R Helena Bustos-Cruz
Universidad de La Sabana, Colombia
Scientific Tracks Abstracts: J Bioanal Biomed
The success of biosimilar development involves demonstrating biosimilarity in terms of quality, security, and efficiency. It is important to establish the bioanalytical principles and methods to allow detailed characterization and to be able to undertake the clinical and non-clinical studies that can verify the security and clinical efficiency and to be granted marketing authorization for biopharmaceuticals. Moreover, to minimize the risk related to biosimilars, immunogenicity studies must be carried out in patients with biopharmaceutical treatment. Thus, the detection and detailed characterization of Antidrug Antibodies (ADAs) will allow for further understanding in relation to the potential impact in terms of the efficiency and safety of the molecule object of study. There is currently no test that provides all the necessary information to be able to define a specific immunogenicity profile. Therefore, the conception of a bioanalytical strategy is necessary: One that sequentially includes the accomplishment of a test panel. Firstly, the most widely accepted methodology includes the accomplishment of a screening test that can assess the capacity of the Ab to bind biotherapeutic proteins. There is then a test to determine the neutralizing (Nab) capacity, the data which will be analyzed in light of the pharmacokinetic/pharmacodynamic parameters, and the magnitude of the biological effect in patients. This test also identifies the risk profile that will allow the rigor in the time parameters for the sampling to be established. These types of immunogenicity studies, which are mostly predictive, require a rigorous validation process to establish an adequate correlation level with clinical results; they also determine feasibility, which allows for the findings to be extrapolated.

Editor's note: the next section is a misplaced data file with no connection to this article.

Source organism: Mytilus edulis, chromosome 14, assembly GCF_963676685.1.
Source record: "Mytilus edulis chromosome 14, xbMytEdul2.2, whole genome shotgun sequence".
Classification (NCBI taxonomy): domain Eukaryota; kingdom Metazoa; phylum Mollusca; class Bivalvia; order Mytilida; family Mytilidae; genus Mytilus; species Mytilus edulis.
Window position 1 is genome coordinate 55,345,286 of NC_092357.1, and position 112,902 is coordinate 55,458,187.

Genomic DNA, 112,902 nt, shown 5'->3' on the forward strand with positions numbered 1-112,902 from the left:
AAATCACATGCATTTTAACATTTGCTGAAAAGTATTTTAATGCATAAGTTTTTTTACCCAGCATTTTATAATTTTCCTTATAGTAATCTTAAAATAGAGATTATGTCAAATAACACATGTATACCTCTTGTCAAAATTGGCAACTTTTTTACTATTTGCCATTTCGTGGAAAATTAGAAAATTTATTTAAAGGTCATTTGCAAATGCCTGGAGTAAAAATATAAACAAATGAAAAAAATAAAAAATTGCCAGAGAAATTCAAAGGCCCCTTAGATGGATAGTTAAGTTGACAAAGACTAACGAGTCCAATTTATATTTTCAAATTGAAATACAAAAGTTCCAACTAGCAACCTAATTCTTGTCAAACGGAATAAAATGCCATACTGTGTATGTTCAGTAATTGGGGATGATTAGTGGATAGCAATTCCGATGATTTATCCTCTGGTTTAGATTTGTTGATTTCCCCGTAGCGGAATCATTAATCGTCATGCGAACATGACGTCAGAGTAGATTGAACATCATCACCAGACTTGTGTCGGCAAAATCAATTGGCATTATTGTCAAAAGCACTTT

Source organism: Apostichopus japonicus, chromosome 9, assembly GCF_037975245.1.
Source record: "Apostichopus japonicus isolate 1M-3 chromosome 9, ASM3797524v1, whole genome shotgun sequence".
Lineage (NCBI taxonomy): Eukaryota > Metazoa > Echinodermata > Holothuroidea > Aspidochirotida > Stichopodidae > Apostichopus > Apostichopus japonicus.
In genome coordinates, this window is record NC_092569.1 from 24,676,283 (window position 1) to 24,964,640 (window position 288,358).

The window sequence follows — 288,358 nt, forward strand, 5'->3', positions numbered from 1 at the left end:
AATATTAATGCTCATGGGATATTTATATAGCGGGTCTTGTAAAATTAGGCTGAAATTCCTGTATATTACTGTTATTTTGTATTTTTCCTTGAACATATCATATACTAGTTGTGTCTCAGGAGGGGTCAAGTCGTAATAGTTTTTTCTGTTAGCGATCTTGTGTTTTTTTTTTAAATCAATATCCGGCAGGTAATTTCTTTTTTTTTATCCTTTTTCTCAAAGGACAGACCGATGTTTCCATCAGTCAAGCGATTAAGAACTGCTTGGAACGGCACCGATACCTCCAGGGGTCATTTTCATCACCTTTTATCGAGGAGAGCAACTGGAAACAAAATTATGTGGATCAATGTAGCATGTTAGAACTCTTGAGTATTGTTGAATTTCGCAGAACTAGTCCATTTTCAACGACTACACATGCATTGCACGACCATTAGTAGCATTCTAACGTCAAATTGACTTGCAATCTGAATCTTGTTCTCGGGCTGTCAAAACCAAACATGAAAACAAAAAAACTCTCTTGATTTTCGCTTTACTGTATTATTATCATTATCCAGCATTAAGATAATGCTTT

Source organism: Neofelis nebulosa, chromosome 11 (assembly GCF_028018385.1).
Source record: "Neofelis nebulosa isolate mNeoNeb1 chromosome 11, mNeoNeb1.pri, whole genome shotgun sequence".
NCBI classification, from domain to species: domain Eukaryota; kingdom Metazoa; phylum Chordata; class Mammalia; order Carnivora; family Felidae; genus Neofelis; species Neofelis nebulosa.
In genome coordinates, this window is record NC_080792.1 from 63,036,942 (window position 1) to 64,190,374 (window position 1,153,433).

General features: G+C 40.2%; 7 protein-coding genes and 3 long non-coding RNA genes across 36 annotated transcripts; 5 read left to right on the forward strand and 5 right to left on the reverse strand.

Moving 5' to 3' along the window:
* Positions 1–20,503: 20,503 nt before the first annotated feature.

R Helena Bustos-Cruz studied at the University of Tübingen in Germany and carried out her Postdoctoral studies at the Universidad Nacional in Colombia. She is Group Leader of the Therapeutic Evidence Group at the Universidad de La Sabana. She works in Nanobiosensors development for the evaluation and characterization of molecular interaction in biological drugs. She introduced nanobiosensors (surface plasmon resonance and quartz crystal microbalance) as a new research technology in Colombia. Her group works in the field of safety and efficacy for drugs, clinical pharmacology, and pharmacovigilance. Additionally, she participated in elaborating the evaluation guidelines for biosimilars according to the National Institute for the Monitoring of Medicine and Food (INVIMA).
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